Works for me. Do you get any errors if you cut and paste and execute this code in Query Analyzer?
set nocount on
create table #myTable1(myDate smalldatetime)
create table #myTable2(myDate datetime)
insert into #myTable1(myDate)
insert into #myTable2(myDate)
select myDate from #myTable1
SELECT myDate FROM dbo.#myTable1 WHERE (myDate >= '2003-12-15') AND (myDate < '2003-12-16')
SELECT myDate FROM dbo.#myTable2 WHERE (myDate >= '2003-12-15') AND (myDate < '2003-12-16')
drop table #myTable1
drop table #myTable2
Double check your datatypes.
If it's not practically useful, then it's practically useless.
I'm a bit confused by your examples. I'm assuming that:
Originally Posted by quentin
myDate = smalldatetime
SELECT myDate FROM dbo.myTable WHERE (myDate >= '2003-12-15') AND (myDate < '2003-12-16')
means that you have a table named myTable with a column named myDate that has a type of smalldatetime.
There is nothing that I can see that could be wrong with the code that you've posted. There has to be some significant difference between your example and what is causing your customer trouble. Please ask your customer to provide the SQL that they are executing (verbatim, via either cut-and-paste or sending you a .SQL file) and the output from executing:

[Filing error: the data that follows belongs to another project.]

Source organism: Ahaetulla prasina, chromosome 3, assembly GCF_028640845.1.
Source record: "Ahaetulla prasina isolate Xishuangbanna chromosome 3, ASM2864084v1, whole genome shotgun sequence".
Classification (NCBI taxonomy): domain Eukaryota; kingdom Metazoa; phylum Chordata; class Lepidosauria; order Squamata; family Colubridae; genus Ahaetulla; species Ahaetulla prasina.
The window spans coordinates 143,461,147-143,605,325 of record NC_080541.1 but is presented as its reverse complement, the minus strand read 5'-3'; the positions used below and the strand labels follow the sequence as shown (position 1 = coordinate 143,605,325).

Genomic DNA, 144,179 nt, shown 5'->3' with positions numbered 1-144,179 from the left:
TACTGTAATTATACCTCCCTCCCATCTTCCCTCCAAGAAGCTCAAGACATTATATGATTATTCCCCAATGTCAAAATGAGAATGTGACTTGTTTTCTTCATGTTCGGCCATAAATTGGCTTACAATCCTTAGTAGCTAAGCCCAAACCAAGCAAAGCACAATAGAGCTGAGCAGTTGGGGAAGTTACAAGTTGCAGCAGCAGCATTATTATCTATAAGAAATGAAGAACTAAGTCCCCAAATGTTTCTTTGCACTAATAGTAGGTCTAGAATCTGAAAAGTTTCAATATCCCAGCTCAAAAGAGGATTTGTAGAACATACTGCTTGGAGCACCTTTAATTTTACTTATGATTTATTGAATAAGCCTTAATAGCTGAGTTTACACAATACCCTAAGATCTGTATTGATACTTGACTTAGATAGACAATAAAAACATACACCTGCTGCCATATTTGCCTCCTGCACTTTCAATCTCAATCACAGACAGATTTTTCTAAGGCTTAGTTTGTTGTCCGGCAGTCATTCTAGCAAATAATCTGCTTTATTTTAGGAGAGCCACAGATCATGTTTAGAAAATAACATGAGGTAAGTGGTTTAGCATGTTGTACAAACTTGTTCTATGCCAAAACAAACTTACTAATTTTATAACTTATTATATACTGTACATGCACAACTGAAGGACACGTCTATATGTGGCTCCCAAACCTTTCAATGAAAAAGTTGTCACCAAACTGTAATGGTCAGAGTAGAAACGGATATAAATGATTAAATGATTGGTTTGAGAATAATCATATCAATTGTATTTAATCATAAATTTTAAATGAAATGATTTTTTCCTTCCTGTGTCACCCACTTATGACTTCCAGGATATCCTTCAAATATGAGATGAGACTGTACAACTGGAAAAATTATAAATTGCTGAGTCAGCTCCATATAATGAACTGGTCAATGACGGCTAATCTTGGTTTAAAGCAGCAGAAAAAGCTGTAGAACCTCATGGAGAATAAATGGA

EXECUTE sp_help 'dbo.myTable'
Examine what they send you carefully, I'm sure that the problem has to lie there somewhere.
If Blindman's code works for you, but not for your customer, then there is something different between your test system and your customer's production system. The code that Blindman sent you is not locale dependant in any way (that is the beauty of using ISO 8601 formatted dates), so the American versus French differences are just irrelevant.
I'm beginning to suspect that there is something seriuosly wrong with their SQL machine, either at the operating system or the SQL Server level. One way to test for that is to do a simple query against a table that has no corporeal form (it isn't on disk anywhere, it only exists within SQL Server's "mind" so to speak). Ask your customer to execute the SQL command:
WHERE '1900-01-01' < last_batch
If this returns results, then the problem lies somewhere in what your customer is doing (code, table structures, or something else) but not in the server, else if it produces an error message or returns no results then the Operating System or SQL Server is corrupt.